Determining their density and diversity helps us in filling the blanks in our understanding of the health and basic functioning of an ecosystem. For instance, a large diversity and density of spiders implies an abundance of insects which are herbivores, carnivores, detritivores, or scavengers in nature. These provide priceless ecological services of pollination, population control, and decomposition and biodegradation of organic matter. The higher density of insects and spiders also indirectly implies the availability of protein-rich sources of food for vertebrates.
In direct benefit to humans, the ecological services of spiders have a potential that is far more critical today – in food production. A significant portion of our food crops are damaged by insect and mite pests, with scientists estimating over 15 per cent of the 40 per cent damage is done by insects and mites alone. Most of these pests are controlled by chemical pesticides to which several pests have developed resistance. Alternative biological pest-controlling agents, such as parasitic wasps and flies, and predatory beetles and bugs, are some pioneering models used in biological pest control, however their prey species range is narrow, leaving a gap in the efficient control of pests. But spiders may challenge the proliferation of pest species. Since spiders prey on a wide array of insects, they are being explored as the ultimate choice of controlling insect pests in fields as well as in food storage. Their worth in monetary terms, therefore, could be quite significant in protecting our major sources of food.
Photo: Aniruddha Dhamorikar.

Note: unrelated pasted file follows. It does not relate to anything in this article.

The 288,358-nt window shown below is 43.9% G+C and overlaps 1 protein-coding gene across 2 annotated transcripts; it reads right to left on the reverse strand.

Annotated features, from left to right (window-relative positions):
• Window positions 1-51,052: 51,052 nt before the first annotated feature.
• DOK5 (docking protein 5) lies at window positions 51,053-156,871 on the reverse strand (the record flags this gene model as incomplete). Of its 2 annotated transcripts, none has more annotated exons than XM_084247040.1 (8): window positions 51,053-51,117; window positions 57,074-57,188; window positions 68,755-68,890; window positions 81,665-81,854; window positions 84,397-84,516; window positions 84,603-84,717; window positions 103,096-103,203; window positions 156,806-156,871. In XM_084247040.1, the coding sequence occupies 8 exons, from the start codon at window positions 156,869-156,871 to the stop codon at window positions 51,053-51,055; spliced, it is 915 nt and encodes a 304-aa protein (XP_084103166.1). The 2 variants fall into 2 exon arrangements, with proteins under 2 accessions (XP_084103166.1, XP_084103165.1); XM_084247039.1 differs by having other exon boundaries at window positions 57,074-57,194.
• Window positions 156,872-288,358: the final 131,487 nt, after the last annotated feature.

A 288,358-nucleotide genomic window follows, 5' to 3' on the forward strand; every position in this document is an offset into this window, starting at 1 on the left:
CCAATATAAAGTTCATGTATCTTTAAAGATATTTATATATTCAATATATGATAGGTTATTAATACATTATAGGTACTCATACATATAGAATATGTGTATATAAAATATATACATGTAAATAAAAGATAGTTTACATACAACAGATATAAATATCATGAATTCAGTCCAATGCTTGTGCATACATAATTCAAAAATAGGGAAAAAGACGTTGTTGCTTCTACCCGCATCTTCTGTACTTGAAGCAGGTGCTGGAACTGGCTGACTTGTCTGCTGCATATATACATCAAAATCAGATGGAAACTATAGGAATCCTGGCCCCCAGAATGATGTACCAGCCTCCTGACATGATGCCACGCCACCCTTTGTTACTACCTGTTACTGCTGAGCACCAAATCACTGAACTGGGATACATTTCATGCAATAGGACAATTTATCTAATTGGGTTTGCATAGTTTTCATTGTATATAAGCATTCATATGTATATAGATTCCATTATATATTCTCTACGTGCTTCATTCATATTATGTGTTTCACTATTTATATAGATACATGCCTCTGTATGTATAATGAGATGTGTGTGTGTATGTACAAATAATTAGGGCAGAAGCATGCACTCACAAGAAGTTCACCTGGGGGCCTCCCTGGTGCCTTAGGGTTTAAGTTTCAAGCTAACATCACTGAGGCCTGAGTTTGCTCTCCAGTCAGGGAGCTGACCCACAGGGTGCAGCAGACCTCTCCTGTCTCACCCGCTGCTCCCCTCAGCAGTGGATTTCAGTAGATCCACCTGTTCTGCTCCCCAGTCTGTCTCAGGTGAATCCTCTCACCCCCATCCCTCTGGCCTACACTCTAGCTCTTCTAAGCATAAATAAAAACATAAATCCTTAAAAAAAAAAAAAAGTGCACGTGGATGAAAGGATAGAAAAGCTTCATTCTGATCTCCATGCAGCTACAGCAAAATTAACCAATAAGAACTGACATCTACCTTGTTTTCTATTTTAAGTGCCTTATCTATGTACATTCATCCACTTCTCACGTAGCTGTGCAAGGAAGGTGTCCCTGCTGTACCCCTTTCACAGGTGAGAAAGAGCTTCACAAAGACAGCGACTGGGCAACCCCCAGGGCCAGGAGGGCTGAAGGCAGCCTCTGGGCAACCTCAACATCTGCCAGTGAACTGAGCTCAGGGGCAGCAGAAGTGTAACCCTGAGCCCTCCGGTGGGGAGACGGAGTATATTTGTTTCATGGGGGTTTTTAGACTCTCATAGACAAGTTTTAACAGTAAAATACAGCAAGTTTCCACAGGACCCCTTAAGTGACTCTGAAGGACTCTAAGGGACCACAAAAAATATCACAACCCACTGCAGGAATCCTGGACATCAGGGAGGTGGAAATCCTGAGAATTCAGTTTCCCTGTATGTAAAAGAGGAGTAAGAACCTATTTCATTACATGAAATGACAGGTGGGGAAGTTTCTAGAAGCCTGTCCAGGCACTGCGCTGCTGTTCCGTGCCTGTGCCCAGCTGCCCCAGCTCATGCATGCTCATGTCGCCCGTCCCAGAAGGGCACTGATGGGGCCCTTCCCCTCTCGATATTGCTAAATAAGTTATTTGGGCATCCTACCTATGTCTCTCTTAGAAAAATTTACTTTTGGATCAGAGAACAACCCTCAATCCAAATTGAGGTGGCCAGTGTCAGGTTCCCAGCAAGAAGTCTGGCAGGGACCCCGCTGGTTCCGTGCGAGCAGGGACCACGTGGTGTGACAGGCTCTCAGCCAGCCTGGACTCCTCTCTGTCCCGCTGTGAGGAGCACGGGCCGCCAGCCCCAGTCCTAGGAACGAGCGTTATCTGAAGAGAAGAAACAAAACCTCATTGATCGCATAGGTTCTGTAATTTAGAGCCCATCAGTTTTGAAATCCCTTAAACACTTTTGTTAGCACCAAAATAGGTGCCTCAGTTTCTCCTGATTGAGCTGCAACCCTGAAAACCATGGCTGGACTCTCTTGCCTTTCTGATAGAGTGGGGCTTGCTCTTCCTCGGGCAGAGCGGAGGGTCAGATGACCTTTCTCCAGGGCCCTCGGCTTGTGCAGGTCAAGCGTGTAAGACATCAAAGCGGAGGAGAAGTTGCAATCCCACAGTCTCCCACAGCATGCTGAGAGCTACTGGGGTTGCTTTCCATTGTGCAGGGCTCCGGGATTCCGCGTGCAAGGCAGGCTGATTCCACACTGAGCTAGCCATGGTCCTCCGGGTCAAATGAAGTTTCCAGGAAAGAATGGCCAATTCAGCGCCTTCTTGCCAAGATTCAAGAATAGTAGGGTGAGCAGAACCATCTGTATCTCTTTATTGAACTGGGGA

When I look into the eyes of a spider, those simple ocelli staring straight at me, I do not see it as an organism for man’s benefit; I see an organism that has no ulterior motives, and an individual with a purpose – with determination – that is akin to that apex striped predator we all praise and admire. And after roaming the woodlands of Kanha observing spiders, I noticed something more in common between the two predators that share nothing in common in their genetic or phenotypic makeup: that just as spiders flourish under the protective shadow of the tiger, tigers owe plenty to them as well.
Yet I feel that spiders, those eight-legged invertebrates we all love and hate for our own reasons, are more than just an allegory of the tiger. We don’t know how many spiders call our forests home, or how many are the last ones we share our planet with. A world without tigers will make a lot of difference to us, but what about a world without a single species of spider? Jeff Corwin, in his book 100 Beats: The Race to Save Earth’s Most Endangered Species, reflects upon a phenomenon he calls the ‘charismatic species syndrome’, where attention is given to a particular species more so than others of equally crucial ecological importance. He says, “the reality is, each species, no matter how big or small, has an important relationship with other species in its ecosystem – and we’re in a race to preserve as much of the animal kingdom as possible.”
Just as you take pleasure in watching the elegant gait of a tiger, it is worth giving a glance to a jumping spider stalking its prey, or sitting by a net-casting spider spinning its net, and watching tiny Theridula spiders building long elaborate gum foot web mazes to entrap prey. We often tend to feel disgusted by the cobwebs in the corners of our homes, and hence we tend to completely disregard these underdogs of the ecosystem, but that maze of cobwebs is a trap for pests such as mosquitoes. In houses I have visited in villages, I have frequently observed in the cobwebs of the daddy longlegs spider in the genus Crossopriza several dead mosquitoes – both Aedes and Anopheles. So far there are no concrete estimates of how many mosquitoes a spider kills; but here they are silently helping the people get rid of harmful diseases such as malaria which is rife in villages along the southern periphery of Kanha.
Spiders, amongst every other creature alive today, do not merely exist, but are a part of the play of the universe. Studying these little marvels is just a small step towards understanding nature and unravelling its many mysteries hidden deep in places like this undergrowth, where they reign supreme.
Author: Aniruddha Dhamorikar, First appeared in: Sanctuary Asia, Vol. XXXV No. 8, August 2015.